Editor’s Note: This column was written by Marc Peruzzi for Outside. 

Last summer, we reported on the abysmal online booking system that would-be campers had to navigate to reserve campsites on most federal lands. Turned out it wasn’t the government—the people who brought you the DMV and the IRS that was the root of the dysfunction, but rather the old private contractors that refused to share data on campsite availability with the public. Why and how that information got locked up is a story of crony capitalism and gray bureaucracy, but after four and a half years of hard fought advocacy work to little fanfare, the non-profit Access Land and the companies and people behind the “open data for open lands” movement have scored a major victory.

On Monday (Feb. 25), the online and app-based campsite booking service Hipcamp, whose founder and CEO Alyssa Ravasio was the driving force behind Access Land, announced that its third-party platform is now the first to feature both public and private campsite availability in real time. The upshot: As with countless other non-governmental sites that rely on open data to make your life easier, you won’t have to jump through as many hoops to find campsites that work for you.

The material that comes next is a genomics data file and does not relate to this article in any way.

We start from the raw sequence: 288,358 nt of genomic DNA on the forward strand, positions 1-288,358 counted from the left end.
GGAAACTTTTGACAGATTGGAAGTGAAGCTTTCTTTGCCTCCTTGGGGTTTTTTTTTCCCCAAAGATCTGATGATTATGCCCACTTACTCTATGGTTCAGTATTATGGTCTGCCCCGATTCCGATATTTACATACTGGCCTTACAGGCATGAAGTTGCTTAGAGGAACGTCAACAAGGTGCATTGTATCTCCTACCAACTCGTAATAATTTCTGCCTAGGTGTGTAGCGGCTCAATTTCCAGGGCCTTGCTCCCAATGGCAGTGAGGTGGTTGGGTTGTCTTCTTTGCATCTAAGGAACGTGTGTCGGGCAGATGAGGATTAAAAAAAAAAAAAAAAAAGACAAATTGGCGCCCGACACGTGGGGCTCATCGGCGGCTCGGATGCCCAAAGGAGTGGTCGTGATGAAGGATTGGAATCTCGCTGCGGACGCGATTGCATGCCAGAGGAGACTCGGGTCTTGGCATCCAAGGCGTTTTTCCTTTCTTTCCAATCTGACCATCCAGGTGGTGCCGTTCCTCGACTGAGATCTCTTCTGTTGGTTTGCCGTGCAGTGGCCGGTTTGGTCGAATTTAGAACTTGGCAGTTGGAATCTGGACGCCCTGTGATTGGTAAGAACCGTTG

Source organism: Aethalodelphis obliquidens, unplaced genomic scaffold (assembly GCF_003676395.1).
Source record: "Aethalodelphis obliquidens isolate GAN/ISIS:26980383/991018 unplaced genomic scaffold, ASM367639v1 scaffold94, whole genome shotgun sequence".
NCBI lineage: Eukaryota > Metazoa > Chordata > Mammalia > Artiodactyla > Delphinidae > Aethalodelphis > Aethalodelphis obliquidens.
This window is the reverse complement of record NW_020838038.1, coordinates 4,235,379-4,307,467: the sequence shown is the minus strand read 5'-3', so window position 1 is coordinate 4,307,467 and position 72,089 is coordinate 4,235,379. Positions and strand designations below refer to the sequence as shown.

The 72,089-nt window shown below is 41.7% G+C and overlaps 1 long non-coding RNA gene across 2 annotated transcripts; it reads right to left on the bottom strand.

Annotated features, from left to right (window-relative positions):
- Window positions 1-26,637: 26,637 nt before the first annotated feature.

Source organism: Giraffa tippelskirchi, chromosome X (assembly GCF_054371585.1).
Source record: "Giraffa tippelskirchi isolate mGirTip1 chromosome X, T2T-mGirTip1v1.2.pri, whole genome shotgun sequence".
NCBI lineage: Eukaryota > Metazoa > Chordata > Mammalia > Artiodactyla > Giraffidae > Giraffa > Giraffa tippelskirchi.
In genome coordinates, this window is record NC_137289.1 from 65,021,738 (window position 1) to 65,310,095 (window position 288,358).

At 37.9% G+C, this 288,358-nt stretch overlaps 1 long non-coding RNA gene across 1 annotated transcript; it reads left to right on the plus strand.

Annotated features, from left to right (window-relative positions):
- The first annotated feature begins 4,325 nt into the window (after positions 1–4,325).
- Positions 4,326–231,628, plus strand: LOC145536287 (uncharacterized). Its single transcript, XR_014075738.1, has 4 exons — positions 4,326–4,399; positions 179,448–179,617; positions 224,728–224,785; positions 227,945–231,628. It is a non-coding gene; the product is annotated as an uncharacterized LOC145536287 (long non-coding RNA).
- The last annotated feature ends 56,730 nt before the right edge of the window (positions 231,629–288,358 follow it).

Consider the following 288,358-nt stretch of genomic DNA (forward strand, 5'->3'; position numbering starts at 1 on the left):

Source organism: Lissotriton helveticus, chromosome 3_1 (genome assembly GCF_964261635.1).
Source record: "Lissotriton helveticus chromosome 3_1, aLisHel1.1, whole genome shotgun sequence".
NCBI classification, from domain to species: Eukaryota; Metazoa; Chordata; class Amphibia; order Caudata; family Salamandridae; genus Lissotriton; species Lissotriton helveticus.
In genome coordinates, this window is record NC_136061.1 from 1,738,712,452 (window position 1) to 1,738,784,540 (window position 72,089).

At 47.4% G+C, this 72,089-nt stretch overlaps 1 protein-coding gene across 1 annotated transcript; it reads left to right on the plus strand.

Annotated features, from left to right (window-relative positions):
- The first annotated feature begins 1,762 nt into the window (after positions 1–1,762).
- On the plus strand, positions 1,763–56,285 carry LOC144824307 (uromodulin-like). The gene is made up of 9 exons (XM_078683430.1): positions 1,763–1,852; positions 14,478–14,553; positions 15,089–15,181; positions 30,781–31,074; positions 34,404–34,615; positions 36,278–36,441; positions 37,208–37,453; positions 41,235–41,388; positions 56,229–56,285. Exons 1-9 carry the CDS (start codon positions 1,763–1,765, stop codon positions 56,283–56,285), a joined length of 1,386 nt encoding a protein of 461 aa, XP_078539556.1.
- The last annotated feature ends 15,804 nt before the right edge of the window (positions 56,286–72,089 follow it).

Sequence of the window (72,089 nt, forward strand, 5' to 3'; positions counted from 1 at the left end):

The freeing of the data happened because the government, through the administrators at recreation.gov, and their new primary contractor, Booz Allen Hamilton, agreed to share availability for roughly 100,000 federal campsites, and, unlike the prior contractor, actually followed through on the promise. Thus far, say recreation.gov officials, a half dozen or more third-party vendors have signed agreements to tap into the data.

That’s welcome news to Hipcamp’s Ravasio. “Campers have known for a long time that it’s too hard to find and book a campsite,” she says. “Today, I woke up and said we’re starting to solve not just a part of the problem, but the whole problem. I can’t wait for the day when other entrepreneurs begin building a Spanish language app. That’s possible now. The entire idea of the Internet is to make it easier to meet people where they are. Now it’s finally happening for campers.”

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